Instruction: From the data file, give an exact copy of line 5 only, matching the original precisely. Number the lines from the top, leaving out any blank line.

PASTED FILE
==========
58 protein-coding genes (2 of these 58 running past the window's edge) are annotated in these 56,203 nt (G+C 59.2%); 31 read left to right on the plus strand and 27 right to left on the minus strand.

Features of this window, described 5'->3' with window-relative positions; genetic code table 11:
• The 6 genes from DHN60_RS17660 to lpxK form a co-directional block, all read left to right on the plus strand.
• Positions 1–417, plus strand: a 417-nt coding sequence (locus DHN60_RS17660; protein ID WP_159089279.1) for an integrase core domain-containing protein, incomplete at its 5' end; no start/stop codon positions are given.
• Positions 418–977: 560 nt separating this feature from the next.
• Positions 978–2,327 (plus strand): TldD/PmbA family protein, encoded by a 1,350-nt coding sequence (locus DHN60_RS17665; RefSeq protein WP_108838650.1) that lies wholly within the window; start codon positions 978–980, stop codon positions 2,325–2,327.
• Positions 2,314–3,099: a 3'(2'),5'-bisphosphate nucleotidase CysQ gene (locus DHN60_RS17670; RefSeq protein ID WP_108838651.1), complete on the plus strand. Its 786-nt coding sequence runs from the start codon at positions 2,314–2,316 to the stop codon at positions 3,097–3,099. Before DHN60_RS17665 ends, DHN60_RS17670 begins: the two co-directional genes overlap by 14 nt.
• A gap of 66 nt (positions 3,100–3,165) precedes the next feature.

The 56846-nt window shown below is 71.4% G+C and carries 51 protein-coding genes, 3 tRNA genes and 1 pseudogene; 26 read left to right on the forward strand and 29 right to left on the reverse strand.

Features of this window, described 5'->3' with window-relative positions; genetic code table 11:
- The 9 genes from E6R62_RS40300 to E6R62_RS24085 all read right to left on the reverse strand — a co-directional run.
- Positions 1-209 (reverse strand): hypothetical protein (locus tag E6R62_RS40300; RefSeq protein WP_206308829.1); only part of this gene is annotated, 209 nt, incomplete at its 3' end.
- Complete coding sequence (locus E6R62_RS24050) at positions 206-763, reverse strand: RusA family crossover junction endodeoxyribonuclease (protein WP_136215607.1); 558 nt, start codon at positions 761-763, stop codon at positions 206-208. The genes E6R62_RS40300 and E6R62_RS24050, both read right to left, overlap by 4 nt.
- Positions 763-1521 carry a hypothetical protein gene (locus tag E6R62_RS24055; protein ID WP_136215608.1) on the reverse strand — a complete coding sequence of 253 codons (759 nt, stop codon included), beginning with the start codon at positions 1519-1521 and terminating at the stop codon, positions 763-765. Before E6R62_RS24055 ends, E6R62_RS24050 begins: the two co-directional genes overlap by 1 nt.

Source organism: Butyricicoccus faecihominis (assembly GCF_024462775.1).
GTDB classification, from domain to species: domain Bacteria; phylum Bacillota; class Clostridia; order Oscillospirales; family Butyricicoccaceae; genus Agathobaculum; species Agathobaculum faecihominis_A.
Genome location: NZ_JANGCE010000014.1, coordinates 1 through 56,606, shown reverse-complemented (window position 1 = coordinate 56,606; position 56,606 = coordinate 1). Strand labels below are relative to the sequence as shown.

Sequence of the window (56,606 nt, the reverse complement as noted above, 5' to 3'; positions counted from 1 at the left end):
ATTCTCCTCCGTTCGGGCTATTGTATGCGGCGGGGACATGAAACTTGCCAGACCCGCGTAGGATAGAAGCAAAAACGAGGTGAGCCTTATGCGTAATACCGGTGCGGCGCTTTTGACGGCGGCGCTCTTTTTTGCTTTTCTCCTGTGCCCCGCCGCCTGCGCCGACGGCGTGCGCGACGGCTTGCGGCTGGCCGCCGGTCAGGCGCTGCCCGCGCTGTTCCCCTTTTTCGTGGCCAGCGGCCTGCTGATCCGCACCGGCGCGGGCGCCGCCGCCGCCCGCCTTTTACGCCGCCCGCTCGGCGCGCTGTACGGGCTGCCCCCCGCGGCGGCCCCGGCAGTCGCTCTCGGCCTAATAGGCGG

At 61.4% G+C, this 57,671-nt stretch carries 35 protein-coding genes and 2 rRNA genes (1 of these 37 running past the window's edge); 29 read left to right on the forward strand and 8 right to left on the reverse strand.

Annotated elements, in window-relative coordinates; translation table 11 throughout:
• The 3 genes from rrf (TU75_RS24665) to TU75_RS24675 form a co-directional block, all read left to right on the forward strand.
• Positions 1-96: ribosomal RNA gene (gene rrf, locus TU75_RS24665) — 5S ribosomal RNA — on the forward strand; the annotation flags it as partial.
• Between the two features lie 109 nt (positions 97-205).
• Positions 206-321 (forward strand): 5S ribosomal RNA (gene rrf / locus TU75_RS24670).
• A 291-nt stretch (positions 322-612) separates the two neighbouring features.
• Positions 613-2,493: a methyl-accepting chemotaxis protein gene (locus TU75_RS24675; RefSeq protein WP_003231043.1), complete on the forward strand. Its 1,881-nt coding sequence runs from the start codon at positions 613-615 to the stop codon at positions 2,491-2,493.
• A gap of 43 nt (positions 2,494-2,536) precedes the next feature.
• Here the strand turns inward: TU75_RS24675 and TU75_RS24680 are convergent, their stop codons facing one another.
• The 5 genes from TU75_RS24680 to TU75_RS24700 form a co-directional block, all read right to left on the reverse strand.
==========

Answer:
• Positions 418–977: 560 nt separating this feature from the next.